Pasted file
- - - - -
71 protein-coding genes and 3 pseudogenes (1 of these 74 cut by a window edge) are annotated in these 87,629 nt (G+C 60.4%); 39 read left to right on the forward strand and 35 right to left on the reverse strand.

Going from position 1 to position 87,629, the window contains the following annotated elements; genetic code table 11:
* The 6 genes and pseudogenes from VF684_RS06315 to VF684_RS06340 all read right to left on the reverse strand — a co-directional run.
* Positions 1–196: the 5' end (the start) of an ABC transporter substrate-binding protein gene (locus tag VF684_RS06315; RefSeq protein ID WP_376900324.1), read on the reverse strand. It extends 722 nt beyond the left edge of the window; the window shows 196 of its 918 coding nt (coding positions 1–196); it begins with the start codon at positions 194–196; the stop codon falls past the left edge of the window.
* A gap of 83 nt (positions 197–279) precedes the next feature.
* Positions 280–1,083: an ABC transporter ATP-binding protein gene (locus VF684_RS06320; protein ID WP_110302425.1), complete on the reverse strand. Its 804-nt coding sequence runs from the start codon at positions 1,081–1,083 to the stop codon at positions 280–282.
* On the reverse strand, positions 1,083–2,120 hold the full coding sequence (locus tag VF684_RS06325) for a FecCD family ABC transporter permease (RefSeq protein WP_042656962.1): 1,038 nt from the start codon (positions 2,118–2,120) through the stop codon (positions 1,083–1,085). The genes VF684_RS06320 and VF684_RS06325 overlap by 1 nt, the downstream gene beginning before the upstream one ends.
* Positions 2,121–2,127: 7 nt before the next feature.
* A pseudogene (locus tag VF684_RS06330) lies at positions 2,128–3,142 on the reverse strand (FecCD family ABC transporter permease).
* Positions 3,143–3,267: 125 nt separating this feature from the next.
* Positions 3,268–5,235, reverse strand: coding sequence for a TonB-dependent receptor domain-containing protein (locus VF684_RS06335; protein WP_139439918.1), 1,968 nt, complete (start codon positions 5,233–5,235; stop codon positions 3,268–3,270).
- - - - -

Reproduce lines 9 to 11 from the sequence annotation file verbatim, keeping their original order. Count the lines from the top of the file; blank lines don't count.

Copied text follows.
* A pseudogene (locus tag VF684_RS06330) lies at positions 2,128–3,142 on the reverse strand (FecCD family ABC transporter permease).
* Positions 3,143–3,267: 125 nt separating this feature from the next.
* Positions 3,268–5,235, reverse strand: coding sequence for a TonB-dependent receptor domain-containing protein (locus VF684_RS06335; protein WP_139439918.1), 1,968 nt, complete (start codon positions 5,233–5,235; stop codon positions 3,268–3,270).